0 Replies Latest reply on Jun 7, 2015 5:17 PM by mcolatosti

    SIEM auditing a large Sharepoint Farm

    mcolatosti

      I'm attaching a recent post I made that may help those in the community trying to log security events from a SharePoint Farm (specifically 2010).l the necessary.

      Mcafee SIEM/Nitro SharePoint High-Volume Auditing | Mec's Place

       

      The post contains all the necessary information to implement in your environment, but should be used by those with fundamental knowledge of SharePoint, SQL and MCafee SIEM.

      Somewhat surprisingly this has probably been one of the most reliable data sources in my SIEM environment!

       

      Grabbing Sharepoint Events:
      Sharepoint audit events are stored in an audit table in the Content Database, user ID information is a cross table lookup so logging ends up being a query across two table.  Since the McAfee SQL log plugin by default only accesses field from one table, a SQL View was created to present all the necessary log information to the mcafee agent as though coming from one table.
      ***Note: technically adding or querying the Microsoft Sharepoint database directly voids Microsoft warranty!  It is also easy for direct queries to lock records and seriously effect Sharepoint performance adversely so this cannot be done lightly.  This being said, view query design was created to avoid locks and does not appear to effect Sharepoint performance.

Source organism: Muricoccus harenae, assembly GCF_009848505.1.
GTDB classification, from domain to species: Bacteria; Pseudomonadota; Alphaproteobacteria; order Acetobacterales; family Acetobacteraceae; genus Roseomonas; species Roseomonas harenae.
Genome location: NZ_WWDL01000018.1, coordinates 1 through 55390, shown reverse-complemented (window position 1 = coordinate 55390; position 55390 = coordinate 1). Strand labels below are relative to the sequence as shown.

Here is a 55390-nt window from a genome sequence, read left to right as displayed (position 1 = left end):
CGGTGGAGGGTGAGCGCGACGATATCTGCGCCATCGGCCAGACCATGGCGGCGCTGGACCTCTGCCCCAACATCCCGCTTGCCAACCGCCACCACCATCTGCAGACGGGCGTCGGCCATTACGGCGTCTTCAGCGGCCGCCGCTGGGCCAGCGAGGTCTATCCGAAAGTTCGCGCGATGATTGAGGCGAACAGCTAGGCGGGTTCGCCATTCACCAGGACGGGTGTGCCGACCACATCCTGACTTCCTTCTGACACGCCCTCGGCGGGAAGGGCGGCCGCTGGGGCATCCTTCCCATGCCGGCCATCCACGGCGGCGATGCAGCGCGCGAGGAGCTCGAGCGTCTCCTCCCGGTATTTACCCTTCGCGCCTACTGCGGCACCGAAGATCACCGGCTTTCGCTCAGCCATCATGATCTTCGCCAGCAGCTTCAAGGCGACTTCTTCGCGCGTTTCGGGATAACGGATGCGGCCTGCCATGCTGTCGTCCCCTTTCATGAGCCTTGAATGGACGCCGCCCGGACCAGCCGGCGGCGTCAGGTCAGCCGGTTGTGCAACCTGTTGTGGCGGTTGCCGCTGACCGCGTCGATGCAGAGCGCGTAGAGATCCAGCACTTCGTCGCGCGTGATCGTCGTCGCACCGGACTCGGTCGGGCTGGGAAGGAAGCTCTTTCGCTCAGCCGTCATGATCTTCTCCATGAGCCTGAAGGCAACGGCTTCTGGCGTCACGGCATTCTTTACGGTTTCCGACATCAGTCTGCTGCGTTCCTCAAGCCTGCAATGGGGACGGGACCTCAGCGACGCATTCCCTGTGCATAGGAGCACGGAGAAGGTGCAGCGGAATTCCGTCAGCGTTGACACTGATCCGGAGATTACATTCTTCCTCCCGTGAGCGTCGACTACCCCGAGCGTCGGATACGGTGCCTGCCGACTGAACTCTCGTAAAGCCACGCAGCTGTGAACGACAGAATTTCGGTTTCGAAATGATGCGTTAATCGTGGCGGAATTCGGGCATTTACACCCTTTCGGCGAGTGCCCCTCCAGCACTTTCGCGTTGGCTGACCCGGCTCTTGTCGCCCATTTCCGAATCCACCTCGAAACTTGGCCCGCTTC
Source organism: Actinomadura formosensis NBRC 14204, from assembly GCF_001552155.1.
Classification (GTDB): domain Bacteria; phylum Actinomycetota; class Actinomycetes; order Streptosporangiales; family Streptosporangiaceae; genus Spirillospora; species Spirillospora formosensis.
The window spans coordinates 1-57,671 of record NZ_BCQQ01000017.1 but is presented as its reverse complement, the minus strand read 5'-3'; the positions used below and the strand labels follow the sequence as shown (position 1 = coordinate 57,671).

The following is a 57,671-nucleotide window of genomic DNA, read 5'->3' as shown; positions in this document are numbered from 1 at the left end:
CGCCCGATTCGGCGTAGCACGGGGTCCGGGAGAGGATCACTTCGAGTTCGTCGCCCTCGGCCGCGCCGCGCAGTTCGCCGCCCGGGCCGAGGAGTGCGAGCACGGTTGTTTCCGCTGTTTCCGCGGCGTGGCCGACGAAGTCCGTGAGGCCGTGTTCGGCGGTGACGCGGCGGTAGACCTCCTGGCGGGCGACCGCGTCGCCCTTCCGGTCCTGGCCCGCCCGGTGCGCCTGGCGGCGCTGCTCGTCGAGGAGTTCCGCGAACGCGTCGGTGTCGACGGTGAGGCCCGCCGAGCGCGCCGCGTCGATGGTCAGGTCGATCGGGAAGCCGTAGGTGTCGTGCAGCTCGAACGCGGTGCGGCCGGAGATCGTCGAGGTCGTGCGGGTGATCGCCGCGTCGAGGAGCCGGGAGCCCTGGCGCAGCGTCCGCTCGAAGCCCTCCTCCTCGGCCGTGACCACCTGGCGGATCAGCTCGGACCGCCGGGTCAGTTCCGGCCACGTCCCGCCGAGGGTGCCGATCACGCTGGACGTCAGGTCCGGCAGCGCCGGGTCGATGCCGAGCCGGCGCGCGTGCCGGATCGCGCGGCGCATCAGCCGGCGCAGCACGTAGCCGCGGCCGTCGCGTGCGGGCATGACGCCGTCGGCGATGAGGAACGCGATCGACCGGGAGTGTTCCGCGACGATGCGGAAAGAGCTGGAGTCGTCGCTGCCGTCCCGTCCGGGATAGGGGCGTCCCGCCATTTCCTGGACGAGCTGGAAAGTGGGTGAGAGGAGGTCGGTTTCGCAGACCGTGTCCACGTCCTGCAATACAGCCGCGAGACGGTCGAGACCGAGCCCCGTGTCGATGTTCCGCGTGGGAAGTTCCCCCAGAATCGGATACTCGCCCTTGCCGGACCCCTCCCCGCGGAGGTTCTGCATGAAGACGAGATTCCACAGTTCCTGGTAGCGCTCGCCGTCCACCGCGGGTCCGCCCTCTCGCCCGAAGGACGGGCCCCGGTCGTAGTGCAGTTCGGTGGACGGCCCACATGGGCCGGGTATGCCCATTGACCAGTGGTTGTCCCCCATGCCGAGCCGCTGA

View Query definition that needs to be added to each Content database to be monitored in Sharepoint:


      USE [YourSharepointContentDBName]
      GO

      /****** Object:  View [dbo].[BAL_AuditView]    Script Date: 08/16/2014 09:40:38 ******/
      SET ANSI_NULLS ON
      GO

      SET QUOTED_IDENTIFIER ON
      GO

      CREATE VIEW [dbo].[BAL_AuditView]
      AS
      SELECT     TOP (100) PERCENT a.Occurred, a.SiteId, a.ItemId, a.ItemType, a.UserId, a.MachineName, a.MachineIp, a.DocLocation, a.LocationType, a.Event, a.EventName,
                            a.EventSource, a.SourceName, a.EventData, b.tp_Login, b.tp_Title, b.tp_Email, b.tp_Notes
      FROM         dbo.AuditData AS a WITH (NOLOCK) INNER JOIN
                            dbo.UserInfo AS b WITH (NOLOCK) ON a.UserId = b.tp_ID
      WHERE     (a.Occurred > '2014-06-21 05:33:22.000') AND (b.tp_Login <> 'SHAREPOINT\system')
      ORDER BY a.Occurred

      GO

       

      The SQL code above is a good start to begin being able to extract SharePoint events and placing into any auditing solution, especially McafeeSIEM.  My post above documents my ASP rules and additionally a more complex implementation that needed to bypass McAfee's SQL Collection tool as the volume of events generated from my particular SharePoint Farm caused the McAfee Windows x32 collector to crash constantly.